CHICAGO -- Six women who are transgender have sued the Illinois Department of Corrections over the gross inadequacies in the medical treatment provided to prisoners with gender dysphoria. The lawsuit details the ways in which prisoners who are transgender suffer extreme harms due to the outright denial of care related to gender dysphoria, inordinate delays in the administration of care when it is provided at all, and systemic failure to follow prevailing medical standards for the treatment of this serious medical condition. Prisoners with gender dysphoria are suffering dangerous health outcomes and face the prospect of future serious harm including potential death. One plaintiff waited approximately three years after requesting treatment before her hormone therapy was initiated and the treatment only began after several attempts to treat herself by self-castration. Another plaintiff has been waiting for more than a year and continues to wait for medically necessary treatment. There is no medical reason for these excruciatingly painful and risky denials, delays, and other oversights in providing treatment to prisoners with gender dysphoria.

Even when prisoners are provided hormones, they are often prescribed the wrong type, given inadequate dosages, and inadequately monitored. Social transition and surgery – necessary treatments for some people with gender dysphoria – are also routinely denied for non-medical reasons and women who are transgender are placed in male prisons as a matter of course in contravention of medical recommendations and prevailing legal standards. In addition, transgender prisoners are treated by health care providers who do not have the expertise or training to properly treat gender dysphoria and are subjected to treatment management by a committee of people without the medical training or expertise to treat gender dysphoria. As a result, these women face extreme suffering from being denied the basic health care they need.

“The results of being denied hormone therapy for many months while I was in prison were excruciating for me,” said Tatyana Moaton, a community health educator in Chicago who was released from IDOC custody in 2016. Though not a plaintiff in the case, Ms. Moaton, like the plaintiffs in this case, was denied needed medical care during her incarceration. 

“I’d been living as a woman and taking hormones for many years prior to going into IDOC custody. I told IDOC medical staff that, but they refused to give me hormones and then gave me the wrong dosage. They also put me in a male prison and denied me women’s clothing and even a bra. As a result, I was depressed and contemplated suicide. I also experienced night sweats, pain and insomnia. I felt like my very being as a woman was being challenged; denying me the medical care I needed was torture for me,” added Ms. Moaton.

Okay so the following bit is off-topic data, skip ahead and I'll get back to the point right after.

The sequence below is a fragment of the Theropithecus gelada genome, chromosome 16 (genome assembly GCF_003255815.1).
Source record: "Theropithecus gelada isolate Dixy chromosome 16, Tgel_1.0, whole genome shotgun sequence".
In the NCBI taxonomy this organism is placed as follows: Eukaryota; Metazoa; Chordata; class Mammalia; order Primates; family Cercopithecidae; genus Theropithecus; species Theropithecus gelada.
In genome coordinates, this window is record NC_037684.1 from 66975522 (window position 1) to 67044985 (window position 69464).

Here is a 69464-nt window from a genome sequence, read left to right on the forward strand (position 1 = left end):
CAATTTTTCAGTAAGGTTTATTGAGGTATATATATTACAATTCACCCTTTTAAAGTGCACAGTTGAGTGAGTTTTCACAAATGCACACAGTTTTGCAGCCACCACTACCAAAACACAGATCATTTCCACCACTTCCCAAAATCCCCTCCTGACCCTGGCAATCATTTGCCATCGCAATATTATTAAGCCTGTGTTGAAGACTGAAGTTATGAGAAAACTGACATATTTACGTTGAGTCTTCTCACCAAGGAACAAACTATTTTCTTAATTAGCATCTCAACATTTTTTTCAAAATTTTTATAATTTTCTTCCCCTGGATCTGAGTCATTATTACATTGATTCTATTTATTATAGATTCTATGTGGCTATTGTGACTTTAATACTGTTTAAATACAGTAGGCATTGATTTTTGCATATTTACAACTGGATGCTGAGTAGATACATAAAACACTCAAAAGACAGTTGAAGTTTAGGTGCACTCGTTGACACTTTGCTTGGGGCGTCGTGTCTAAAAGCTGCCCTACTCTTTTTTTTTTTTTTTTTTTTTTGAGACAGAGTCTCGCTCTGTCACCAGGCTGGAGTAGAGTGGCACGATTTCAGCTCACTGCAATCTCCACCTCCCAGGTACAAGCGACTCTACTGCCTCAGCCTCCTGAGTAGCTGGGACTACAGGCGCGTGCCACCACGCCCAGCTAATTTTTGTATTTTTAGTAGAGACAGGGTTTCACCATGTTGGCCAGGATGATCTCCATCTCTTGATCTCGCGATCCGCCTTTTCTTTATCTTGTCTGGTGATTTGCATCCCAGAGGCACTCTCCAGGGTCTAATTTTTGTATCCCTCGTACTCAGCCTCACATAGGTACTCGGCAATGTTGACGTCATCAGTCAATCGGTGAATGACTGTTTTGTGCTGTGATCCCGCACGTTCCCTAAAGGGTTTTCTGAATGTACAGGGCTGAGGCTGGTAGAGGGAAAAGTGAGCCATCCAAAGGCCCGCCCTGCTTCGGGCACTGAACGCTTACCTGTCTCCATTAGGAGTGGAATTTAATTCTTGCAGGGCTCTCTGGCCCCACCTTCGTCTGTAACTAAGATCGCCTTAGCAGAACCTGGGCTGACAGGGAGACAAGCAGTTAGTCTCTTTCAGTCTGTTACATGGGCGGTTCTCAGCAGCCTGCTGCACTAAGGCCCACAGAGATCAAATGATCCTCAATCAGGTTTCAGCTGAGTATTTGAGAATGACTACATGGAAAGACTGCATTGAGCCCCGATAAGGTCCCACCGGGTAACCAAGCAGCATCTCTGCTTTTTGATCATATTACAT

Today’s lawsuit was filed on behalf of six women – Janiah Monroe, Marilyn Melendez, Ebony Stamps, Lydia Helena Vision, Sora Kuykendall and Sasha Reed – all held at IDOC facilities across the state. All of the women have been denied one or more medical treatments for gender dysphoria: appropriate hormone therapy, gender-affirming surgery, gender-appropriate clothing and/or other forms of medically necessary care to support social transition. The class action suit seeks to force IDOC to reform its medical care system to treat transgender prisoners more humanely and consistent with the well-established medical standards for treating gender dysphoria. 

“The way in which our clients are being treated is incomprehensible,” said John A. Knight, director of the LGBTQ & HIV Project at the ACLU of Illinois. “The courts have long recognized that gender dysphoria is a serious medical condition that must be promptly and appropriately treated. IDOC routinely flouts its constitutional obligations to provide transgender prisoners the medical treatment they need. The IDOC system of health care delivery to prisoners with gender dysphoria urgently cries out for reform. People are suffering and dying because of the devastating inadequacies in the delivery of health care to this vulnerable population.” 

The ACLU and its cooperating counsel hope that the State of Illinois will act quickly to resolve the lawsuit to ensure that all transgender prisoners with gender dysphoria are provided the necessary medical treatment they need. 

In addition to Mr. Knight and Ghirlandi Guidetti of the ACLU of Illinois, the plaintiffs are represented by Catherine L. Fitzpatrick, Jordan M. Heinz, Erica B. Zolner, Megan M. New and Scott Lerner of the Chicago office of Kirkland & Ellis LLP.  

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